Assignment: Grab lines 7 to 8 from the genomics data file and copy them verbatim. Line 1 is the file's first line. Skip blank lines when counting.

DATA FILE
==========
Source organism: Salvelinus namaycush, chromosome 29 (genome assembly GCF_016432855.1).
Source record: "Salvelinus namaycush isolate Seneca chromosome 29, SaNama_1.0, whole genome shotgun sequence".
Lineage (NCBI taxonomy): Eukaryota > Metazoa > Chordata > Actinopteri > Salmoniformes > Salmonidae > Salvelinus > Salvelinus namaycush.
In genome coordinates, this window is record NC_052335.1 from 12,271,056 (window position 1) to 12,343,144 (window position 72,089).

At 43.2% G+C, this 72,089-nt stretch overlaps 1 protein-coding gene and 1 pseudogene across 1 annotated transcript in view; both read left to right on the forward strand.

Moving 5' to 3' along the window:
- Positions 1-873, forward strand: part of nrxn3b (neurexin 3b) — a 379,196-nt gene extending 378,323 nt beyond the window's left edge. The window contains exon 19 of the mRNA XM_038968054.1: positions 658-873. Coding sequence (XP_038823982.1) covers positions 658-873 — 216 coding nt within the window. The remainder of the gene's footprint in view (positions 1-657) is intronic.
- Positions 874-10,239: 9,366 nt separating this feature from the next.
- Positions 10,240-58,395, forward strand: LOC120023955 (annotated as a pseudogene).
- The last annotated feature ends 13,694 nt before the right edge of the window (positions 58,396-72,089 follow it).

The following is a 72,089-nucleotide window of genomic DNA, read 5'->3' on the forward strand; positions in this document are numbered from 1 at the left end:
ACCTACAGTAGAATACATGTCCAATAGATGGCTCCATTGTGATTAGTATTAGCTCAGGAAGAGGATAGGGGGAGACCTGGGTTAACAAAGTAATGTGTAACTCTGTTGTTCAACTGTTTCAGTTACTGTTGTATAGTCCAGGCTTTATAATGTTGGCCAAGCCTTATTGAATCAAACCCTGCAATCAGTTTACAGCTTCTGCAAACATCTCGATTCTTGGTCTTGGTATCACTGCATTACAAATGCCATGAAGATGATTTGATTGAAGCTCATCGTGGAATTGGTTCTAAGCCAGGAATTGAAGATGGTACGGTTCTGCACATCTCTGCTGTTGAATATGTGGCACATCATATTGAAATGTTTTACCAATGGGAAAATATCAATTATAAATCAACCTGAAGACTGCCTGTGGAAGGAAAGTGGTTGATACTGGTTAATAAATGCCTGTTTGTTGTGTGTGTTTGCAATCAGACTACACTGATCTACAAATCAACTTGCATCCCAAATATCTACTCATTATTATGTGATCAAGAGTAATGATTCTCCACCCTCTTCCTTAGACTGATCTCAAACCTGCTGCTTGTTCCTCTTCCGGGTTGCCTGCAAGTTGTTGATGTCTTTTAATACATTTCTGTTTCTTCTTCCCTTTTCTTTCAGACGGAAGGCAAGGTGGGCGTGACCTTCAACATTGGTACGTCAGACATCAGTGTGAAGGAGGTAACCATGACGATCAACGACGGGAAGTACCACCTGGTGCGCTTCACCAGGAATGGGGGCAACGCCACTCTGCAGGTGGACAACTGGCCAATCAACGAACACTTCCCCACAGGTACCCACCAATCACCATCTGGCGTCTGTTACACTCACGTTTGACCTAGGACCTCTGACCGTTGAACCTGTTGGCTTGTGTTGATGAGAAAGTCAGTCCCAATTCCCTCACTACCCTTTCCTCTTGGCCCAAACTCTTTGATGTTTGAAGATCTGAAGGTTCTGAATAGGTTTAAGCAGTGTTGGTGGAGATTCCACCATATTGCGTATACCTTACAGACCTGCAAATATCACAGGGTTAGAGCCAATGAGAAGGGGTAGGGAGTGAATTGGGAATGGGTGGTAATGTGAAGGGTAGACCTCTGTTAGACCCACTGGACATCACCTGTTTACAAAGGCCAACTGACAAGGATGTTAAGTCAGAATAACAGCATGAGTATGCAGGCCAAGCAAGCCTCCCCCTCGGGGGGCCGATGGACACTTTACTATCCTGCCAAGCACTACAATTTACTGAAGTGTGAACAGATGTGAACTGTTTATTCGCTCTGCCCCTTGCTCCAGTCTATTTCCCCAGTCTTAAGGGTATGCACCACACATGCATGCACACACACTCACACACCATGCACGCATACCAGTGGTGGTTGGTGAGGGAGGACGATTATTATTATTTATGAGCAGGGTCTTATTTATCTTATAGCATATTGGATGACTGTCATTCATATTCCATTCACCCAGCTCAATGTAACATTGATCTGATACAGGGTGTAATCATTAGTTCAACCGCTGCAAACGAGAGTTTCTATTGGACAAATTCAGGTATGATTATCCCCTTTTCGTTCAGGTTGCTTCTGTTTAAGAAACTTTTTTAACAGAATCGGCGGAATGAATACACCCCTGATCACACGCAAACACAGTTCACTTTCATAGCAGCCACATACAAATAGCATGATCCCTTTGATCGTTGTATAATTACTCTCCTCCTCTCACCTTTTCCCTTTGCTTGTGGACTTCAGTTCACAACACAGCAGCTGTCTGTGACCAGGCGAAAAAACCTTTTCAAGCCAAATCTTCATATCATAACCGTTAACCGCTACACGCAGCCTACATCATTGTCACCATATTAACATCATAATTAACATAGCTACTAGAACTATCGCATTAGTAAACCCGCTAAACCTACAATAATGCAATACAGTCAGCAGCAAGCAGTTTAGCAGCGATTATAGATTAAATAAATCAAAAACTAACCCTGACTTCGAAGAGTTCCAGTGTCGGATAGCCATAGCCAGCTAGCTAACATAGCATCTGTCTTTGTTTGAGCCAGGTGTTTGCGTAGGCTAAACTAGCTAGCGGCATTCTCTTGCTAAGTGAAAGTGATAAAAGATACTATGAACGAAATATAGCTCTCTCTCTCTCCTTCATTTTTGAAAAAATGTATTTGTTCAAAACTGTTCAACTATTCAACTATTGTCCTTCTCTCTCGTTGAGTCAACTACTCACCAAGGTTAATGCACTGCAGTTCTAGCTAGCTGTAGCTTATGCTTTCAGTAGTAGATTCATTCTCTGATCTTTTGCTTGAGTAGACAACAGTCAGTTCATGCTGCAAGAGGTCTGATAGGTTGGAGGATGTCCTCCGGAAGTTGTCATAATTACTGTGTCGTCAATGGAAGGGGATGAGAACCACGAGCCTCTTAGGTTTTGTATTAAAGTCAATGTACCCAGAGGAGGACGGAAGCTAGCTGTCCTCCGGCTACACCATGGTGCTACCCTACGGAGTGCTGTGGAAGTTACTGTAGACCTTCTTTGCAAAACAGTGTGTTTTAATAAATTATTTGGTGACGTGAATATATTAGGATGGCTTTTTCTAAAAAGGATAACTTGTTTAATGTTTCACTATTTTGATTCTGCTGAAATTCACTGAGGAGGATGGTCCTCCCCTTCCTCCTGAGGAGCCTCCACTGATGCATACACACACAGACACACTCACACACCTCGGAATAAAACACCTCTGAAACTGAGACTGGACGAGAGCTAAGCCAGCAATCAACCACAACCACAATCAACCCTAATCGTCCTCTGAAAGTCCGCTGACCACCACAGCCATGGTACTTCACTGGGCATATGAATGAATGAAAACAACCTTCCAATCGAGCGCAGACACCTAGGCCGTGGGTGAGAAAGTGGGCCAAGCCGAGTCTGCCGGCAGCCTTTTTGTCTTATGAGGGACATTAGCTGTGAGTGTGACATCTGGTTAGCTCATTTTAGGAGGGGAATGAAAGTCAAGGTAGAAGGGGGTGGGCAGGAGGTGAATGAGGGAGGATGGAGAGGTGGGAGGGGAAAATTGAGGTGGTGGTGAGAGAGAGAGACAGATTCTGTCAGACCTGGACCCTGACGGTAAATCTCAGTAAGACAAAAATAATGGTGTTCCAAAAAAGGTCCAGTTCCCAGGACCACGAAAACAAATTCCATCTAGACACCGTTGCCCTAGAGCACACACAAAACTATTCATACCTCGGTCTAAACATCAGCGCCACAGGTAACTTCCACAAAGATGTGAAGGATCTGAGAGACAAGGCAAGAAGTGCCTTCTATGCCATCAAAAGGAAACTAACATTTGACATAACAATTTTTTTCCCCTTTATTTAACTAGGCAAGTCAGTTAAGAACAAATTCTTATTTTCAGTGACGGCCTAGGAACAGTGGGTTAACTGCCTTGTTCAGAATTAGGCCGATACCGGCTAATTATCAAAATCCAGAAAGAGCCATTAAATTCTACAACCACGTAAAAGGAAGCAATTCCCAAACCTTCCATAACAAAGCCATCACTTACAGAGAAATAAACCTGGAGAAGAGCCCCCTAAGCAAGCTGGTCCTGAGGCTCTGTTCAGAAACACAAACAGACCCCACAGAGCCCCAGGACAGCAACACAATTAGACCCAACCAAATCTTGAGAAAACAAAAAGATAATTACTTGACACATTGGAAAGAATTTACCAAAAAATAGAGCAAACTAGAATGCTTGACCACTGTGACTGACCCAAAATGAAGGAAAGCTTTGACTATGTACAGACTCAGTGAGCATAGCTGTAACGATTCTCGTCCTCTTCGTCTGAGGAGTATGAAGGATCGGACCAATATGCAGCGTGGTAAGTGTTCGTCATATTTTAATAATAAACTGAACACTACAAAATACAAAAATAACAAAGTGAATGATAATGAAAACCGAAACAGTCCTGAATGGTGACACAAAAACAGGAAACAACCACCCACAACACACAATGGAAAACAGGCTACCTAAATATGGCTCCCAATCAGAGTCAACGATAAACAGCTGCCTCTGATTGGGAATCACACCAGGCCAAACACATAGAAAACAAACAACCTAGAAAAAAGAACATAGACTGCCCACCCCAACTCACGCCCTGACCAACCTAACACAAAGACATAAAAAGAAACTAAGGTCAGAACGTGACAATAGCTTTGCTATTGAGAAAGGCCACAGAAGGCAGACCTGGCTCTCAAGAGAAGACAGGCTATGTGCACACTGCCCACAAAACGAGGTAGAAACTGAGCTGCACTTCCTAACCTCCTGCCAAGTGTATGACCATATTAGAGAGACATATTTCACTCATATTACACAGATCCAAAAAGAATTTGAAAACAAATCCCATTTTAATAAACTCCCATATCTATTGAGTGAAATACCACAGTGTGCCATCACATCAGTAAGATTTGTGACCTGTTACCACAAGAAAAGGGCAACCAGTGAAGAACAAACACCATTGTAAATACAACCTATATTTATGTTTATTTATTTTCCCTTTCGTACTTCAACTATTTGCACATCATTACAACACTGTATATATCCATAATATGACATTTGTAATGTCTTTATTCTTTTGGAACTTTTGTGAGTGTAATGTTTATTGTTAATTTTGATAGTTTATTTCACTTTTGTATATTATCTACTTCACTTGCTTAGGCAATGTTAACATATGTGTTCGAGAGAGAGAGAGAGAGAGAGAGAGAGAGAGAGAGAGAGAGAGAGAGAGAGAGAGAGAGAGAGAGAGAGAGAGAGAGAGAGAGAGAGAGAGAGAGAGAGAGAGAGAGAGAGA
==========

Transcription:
- Positions 1-873, forward strand: part of nrxn3b (neurexin 3b) — a 379,196-nt gene extending 378,323 nt beyond the window's left edge. The window contains exon 19 of the mRNA XM_038968054.1: positions 658-873. Coding sequence (XP_038823982.1) covers positions 658-873 — 216 coding nt within the window. The remainder of the gene's footprint in view (positions 1-657) is intronic.
- Positions 874-10,239: 9,366 nt separating this feature from the next.